Moitt's conclusions about the conditions of these women are by now, for the most part, familiar. Moitt draws upon the theoretical framework of previous studies of enslaved women in the Caribbean (e.g. those of Barbara Bush, Hilary Beckles, and the collection More than Chattel, edited by David Barry Gaspar and Darlene Clark Hine) to show their double oppression through production and reproduction. Enslaved women in the French Antilles were expected to do the hardest agricultural labor on the plantations alongside enslaved men, while men were disproportionately assigned certain kinds of skilled labor, such as carpentry, masonry, smithing and driving. Women did dominate a few skilled occupations, including midwifery, marketing and general health care, but these specialized roles were fewer than those of their male counterparts. As in other societies dominated by sugar production, the grueling labor conditions led to low birth rates and high mortality rates, thus (unlike in American South) making it impossible to maintain the size of the slave population without constant importation from Africa. Moitt's commitment to describing the brutal treatment of women under French slavery is present throughout the book.
A great strength of this book is Moitt's incorporation of dozens of personal stories of individual women, culled from a vast trove of archival and early published sources. These women are not, by and large, an anonymous horde. They include: "La Pucelle des Isles" (the Virgin of the Islands) who refused to marry any of the African men her slave owner offered her as potential mates; Marie-Claire who walked four hours from her plantation to the city of Cayenne to denounce her overseer's excessive use of force; and Virginie, who ultimately triumphed in a court decision to have her children manumitted when she herself was freed. Moitt's infusion of these "microhistories" into the general narrative is at times uneven, but it accomplishes his implicit goal of restoring their humanity through portraying their agency.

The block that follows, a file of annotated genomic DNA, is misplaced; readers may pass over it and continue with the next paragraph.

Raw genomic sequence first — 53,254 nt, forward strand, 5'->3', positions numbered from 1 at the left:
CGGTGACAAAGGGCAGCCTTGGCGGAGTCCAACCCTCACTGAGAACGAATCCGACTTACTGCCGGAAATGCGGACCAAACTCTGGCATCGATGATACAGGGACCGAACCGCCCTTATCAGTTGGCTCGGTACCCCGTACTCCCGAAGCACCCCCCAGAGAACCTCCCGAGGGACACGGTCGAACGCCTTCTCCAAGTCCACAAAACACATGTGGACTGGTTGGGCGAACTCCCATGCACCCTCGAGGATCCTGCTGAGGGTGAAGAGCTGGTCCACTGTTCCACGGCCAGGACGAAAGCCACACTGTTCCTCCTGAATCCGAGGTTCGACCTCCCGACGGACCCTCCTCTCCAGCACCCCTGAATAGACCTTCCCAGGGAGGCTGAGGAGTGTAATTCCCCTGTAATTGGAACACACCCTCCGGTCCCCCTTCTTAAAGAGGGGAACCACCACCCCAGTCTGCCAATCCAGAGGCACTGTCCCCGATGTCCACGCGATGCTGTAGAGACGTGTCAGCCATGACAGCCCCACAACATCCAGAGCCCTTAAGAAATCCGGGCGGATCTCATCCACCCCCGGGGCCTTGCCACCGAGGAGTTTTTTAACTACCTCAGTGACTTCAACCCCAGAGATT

Moitt offers his most original insights in his chapters on slave women and the law and resistance. He provides substantial evidence of slave women's cunning use of the colonial justice system, as well as their verbal defiance, insubordinate behavior, and savvy sexual politics, particularly in the decade leading up to general emancipation in 1848. Indeed, these women remind me in many ways of their female French counterparts. Like these enslaved women, early modern French women resisted the demands of patriarchal authority through insolence (to use Moitt's term), lawsuits and sexual politics. This is not to suggest that there was any deliberate recognition or proto-feminist alliances between black and white women in the French Antilles; as in France, class conflicts (and their racial substitutes) generally trumped gender identification in political struggle. But in reading this book, I was repeatedly struck by how familiar these women's tactics seemed, even if their plight (the endless toil and the immediacy of cruel punishment) was generally far more extreme. They sought sympathetic and more powerful protectors and attempted to employ a legal structure, even if--as Moitt rightly points out--their search for justice was rarely satisfied.